For something less obtrusive, you can look to deck lights. These little lights are designed to be recessed into a path, deck or wall in a 1 inch hole, and provide a soft illumination along that route. There are a few of these now on the market, but Sumaote has a 20 pack of color LED deck lights that run on 12V (via the included power pack) and made of stainless steel with an IP67 rating for good water resistance.
These can be placed 3ft (1m) apart with the included cables, or further with the extension cables sold separately. The system integrates with Alexa and Google Assistant for smart lighting control, along with their own smart phone app.
Smart Outdoor Feature Lighting
Similar to the path lights, smart light options in this category with integration capabilities are tougher to find, but we have a couple.
Again at the top tier, we have Hue’s entry with the Philips Hue Lily Spot. This is a feature light specifically focused on ambience and soft highlights. Like other spots, it’s not massively bright at 600 lumens, but is plenty bright enough for the role (just don’t expect it to be a flood light).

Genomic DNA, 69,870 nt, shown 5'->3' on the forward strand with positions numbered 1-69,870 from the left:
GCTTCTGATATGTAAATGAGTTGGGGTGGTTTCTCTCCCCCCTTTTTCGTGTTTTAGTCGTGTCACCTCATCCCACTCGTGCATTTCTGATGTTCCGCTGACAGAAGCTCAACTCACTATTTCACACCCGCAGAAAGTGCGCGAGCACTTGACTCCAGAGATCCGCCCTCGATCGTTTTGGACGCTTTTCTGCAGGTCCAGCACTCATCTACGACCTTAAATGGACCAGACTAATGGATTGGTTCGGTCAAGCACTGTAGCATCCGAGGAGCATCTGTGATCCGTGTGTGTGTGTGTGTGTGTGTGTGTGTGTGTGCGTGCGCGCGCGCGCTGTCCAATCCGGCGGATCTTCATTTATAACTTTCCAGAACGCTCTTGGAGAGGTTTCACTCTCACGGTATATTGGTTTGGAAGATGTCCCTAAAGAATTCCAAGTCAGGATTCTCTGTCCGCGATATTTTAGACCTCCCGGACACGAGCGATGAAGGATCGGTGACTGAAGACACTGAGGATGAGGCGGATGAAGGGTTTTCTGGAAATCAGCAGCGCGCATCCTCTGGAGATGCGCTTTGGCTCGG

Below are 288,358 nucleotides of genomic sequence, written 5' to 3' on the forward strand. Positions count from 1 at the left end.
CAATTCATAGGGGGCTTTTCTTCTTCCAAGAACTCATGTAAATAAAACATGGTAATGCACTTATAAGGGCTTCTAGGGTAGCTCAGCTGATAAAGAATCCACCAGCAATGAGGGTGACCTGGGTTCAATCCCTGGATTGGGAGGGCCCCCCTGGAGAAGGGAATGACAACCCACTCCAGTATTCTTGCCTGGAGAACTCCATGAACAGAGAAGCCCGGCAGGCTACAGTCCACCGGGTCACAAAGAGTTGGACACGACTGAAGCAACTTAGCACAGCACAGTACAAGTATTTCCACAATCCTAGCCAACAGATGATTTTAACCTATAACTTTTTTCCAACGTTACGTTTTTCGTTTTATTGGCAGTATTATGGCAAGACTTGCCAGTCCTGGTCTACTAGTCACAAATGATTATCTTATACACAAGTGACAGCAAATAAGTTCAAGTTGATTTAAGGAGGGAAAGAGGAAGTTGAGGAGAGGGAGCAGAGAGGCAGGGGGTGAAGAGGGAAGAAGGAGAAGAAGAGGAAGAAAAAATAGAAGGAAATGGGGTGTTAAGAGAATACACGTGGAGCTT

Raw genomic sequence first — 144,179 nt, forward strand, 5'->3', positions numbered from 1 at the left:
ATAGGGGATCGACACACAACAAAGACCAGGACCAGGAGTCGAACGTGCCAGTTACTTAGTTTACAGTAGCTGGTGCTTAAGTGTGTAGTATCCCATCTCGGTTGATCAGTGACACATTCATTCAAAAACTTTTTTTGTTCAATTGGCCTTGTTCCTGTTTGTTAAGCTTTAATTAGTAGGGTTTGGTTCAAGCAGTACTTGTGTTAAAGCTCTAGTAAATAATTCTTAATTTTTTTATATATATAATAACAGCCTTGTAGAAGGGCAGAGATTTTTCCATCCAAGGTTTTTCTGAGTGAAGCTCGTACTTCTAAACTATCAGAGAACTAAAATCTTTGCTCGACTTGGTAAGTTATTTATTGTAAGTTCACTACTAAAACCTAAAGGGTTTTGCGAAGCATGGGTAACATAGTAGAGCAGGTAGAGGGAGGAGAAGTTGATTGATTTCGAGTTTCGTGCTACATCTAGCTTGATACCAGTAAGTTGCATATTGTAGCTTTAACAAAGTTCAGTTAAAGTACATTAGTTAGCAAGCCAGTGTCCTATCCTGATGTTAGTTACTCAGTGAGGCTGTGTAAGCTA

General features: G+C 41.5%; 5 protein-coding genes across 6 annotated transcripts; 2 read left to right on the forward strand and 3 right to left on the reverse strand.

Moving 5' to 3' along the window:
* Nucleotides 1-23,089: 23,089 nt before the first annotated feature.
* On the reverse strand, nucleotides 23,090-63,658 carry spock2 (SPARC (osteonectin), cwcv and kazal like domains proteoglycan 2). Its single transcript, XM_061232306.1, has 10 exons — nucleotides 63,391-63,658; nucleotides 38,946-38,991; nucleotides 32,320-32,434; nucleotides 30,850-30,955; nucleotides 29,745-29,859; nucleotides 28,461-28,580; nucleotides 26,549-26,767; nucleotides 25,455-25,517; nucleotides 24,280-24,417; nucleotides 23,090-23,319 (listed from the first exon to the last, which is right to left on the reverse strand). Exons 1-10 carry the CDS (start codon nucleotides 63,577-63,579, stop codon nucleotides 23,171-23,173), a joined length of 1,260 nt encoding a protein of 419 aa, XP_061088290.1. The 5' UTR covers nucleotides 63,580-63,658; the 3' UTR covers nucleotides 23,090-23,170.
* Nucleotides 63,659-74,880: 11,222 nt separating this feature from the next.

It’s a full color, low voltage device that benefits from Hue’s extensive integration options, again through the Hue bridge. This is a good option if you want the integration, a solid fit and finish, plus the ability to run up to five lights off one 24V power supply.
Novostella has again offered up the only real alternative to the Philips Hue Lily with their Novostella Blink spotlights. Taking a difference form factor more akin to a floodlight, they nonetheless provide a narrower coverage to fill the feature light category with full color wash lighting. The lights use a unique ‘Bluetooth mesh’ technology along with an external antenna allowing you to control them from the Novostella app up to 80 ft away.
Functions include the ability to sync with music on your phone, set up control groups, and up to 8 predefined scenes. Alexa and Google Home support is available for voice control, but only with the additional Smart Wireless BT Mesh Hub sold separately.